YANSS 043 – The Science of Misremembering with Julia Shaw and Daniel Simons

Did Brian Williams lie, exaggerate, or misremember?

If he originally reported the truth behind the events in Iraq more than a decade ago, and those events were filmed and broadcast on the nightly news, then why didn’t he fact-check himself before going on national television and recounting a false version of those same events? Surely, as a journalist, he knew the original video was out there for anyone to watch.


This episode is brought to you by The Great Courses. Order Behavioral Economics or another course in this special offer and get 80% off the original price.

This episode is also brought to you by Shari’s Berries. Order some delicious dipped strawberries for Valentine’s Day and get 40% off or a double order for $10 more using the special code “delusion” by clicking the microphone at this link

If you’d like to support the show directly, now you can become a patron! Head over to the YANSS Patreon Page for more details.

DanielSimonsIn the first segment of this episode of the YANSS Podcast, psychologist Daniel Simons explains that although we will never know for sure if Brian Williams intentionally mislead people in the many retellings of his adventures in the desert, the last 40 years of memory research strongly suggests the kind of misremembering he claims to have suffered is easy to reproduce in our own lives. In fact, chances are, giant swaths of your own personal history are partially fictional if not completely false. The problem isn’t that our memory is bad, but that we believe it isn’t.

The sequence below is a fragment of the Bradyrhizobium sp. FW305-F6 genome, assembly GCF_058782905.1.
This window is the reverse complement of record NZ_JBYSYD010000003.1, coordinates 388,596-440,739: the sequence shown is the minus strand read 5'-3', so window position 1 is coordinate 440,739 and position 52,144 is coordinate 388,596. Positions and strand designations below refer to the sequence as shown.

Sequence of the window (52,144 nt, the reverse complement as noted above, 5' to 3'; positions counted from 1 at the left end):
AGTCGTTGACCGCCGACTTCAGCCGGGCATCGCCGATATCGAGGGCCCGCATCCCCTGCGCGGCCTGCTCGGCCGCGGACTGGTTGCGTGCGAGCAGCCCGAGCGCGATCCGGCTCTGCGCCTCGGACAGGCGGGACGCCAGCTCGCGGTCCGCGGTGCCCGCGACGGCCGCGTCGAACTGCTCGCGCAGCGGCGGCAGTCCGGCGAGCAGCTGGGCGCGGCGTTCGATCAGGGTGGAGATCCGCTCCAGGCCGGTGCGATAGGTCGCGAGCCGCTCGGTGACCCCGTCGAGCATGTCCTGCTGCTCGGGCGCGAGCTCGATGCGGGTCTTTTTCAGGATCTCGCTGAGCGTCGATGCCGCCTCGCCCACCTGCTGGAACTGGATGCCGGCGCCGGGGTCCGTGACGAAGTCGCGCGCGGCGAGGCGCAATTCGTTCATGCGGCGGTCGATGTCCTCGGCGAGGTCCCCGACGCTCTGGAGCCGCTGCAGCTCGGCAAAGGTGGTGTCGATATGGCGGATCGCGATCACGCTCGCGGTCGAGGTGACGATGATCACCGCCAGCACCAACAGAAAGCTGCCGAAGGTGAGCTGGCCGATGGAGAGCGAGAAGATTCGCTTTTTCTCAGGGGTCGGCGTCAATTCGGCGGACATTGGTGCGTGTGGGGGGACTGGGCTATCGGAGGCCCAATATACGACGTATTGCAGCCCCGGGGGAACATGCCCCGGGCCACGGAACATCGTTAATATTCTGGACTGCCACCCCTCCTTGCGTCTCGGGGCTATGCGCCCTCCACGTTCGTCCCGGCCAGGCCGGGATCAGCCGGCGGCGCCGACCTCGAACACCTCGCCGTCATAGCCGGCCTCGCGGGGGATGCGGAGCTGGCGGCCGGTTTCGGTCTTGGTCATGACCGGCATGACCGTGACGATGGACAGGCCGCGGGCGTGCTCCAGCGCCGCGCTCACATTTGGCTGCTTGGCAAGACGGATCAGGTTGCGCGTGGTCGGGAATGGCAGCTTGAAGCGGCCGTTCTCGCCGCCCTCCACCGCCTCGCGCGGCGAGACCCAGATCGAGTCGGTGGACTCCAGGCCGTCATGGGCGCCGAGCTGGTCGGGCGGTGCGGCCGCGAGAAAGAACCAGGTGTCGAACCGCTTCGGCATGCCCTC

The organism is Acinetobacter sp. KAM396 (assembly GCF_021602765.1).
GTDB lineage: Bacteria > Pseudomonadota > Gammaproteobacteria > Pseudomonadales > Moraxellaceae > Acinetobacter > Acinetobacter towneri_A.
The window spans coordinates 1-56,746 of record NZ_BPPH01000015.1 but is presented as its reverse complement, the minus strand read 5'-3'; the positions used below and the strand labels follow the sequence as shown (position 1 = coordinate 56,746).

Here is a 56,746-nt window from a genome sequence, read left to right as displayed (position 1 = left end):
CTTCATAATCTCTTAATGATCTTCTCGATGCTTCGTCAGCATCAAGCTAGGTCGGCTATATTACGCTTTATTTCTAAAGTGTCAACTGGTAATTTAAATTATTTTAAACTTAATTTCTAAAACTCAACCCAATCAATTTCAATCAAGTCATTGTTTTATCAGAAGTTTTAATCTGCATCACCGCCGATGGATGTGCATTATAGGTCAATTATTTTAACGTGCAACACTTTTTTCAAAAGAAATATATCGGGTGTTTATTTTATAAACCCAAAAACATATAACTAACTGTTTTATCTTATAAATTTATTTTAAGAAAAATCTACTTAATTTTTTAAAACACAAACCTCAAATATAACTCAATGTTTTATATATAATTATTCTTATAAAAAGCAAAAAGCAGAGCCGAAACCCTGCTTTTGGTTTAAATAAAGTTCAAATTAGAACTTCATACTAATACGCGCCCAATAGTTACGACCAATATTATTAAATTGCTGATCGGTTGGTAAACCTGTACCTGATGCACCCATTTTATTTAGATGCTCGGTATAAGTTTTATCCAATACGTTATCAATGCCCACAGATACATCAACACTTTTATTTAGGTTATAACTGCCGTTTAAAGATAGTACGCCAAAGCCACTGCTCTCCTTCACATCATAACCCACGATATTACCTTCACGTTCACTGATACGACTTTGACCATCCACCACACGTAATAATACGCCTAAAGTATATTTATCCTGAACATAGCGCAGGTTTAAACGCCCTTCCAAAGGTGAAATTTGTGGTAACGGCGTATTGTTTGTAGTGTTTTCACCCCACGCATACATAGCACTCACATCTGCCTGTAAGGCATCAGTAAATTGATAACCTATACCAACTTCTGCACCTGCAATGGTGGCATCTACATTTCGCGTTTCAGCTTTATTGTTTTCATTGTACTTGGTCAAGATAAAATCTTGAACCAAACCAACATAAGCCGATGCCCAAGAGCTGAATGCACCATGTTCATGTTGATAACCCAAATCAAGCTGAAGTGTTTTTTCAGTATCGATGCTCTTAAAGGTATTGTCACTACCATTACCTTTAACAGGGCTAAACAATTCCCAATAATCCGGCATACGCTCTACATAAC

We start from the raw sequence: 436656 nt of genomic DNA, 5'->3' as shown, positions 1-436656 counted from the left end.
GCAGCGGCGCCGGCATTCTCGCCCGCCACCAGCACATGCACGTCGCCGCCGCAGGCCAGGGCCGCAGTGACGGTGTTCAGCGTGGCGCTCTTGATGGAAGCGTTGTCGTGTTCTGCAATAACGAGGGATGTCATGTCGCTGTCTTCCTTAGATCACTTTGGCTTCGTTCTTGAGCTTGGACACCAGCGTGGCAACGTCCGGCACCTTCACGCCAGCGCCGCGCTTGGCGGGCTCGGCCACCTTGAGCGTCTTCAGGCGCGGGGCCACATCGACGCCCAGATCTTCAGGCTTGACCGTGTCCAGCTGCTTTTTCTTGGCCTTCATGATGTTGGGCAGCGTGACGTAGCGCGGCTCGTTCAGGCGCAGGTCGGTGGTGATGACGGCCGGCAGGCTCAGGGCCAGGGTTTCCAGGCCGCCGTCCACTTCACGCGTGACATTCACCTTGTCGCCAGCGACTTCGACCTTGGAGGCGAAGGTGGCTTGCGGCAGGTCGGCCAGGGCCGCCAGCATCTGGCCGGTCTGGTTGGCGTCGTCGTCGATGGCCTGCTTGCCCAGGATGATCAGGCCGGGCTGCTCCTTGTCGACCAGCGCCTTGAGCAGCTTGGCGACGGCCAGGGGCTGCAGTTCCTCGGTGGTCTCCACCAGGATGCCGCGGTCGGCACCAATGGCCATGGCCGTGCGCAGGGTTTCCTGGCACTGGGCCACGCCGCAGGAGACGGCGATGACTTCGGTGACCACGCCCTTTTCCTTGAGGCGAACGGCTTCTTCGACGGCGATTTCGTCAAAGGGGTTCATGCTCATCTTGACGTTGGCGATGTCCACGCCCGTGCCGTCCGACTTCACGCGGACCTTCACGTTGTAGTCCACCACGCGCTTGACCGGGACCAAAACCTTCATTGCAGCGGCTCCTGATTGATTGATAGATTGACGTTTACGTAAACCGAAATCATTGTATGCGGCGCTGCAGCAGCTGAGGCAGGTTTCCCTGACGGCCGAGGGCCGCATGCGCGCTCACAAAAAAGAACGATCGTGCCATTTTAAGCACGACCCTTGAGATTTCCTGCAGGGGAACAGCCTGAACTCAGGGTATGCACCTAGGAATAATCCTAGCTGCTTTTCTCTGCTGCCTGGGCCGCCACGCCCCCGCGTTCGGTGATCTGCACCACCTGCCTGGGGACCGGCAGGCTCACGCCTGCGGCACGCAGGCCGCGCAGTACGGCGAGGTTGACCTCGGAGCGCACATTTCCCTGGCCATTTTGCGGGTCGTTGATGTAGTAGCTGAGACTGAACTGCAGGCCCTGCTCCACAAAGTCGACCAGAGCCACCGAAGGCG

JuliaShawOur in-depth interview in this episode is with psychologist Julia Shaw whose latest research demonstrates the fact that there is no reason to believe that a memory is more accurate just because it is vivid or detailed. Actually, that’s a potentially dangerous belief. Shaw used techniques similar to police interrogations, and over the course of three conversations she and her team were able to convince a group of college students that those students had committed a felony crime. You’ll hear her explain how easy it is to implant the kind of false memories that cause people just like you to believe they deserve to go to jail for crimes that never happened and what she suggests police departments should do to avoid such distortions of the truth.

After the interview, I discuss a news story about implanting false memories into the brains of mice using viruses and beams of light.

In every episode, before I read a bit of self delusion news, I taste a cookie baked from a recipe sent in by a listener/reader. That listener/reader wins a signed copy of my new book, “You Are Now Less Dumb,” and I post the recipe on the YANSS Pinterest page. This episode’s winner is Michelle Brigham who submitted a recipe for lemon zucchini cornmeal cookies. Send your own recipes to david {at} youarenotsosmart.com.

Links and Sources


Previous Episodes

Boing Boing Podcasts

Cookie Recipes

Julia Shaw

Daniel Simons

Constructing Rich False Memories of Committing A Crime

How Not to Be the Next Brian Williams

Brian Williams Admits He Wasn’t on Copter Shot Down in Iraq

With an Apology, Brian Williams Digs Himself Deeper in Copter Tale

Why Our Memory Fails Us

Do politicians lie, or just misremember it wrong?

Fake Memory Implanted in Mice with a Beam of Light

Original Photo Credit: David Shankbone – CC 3.0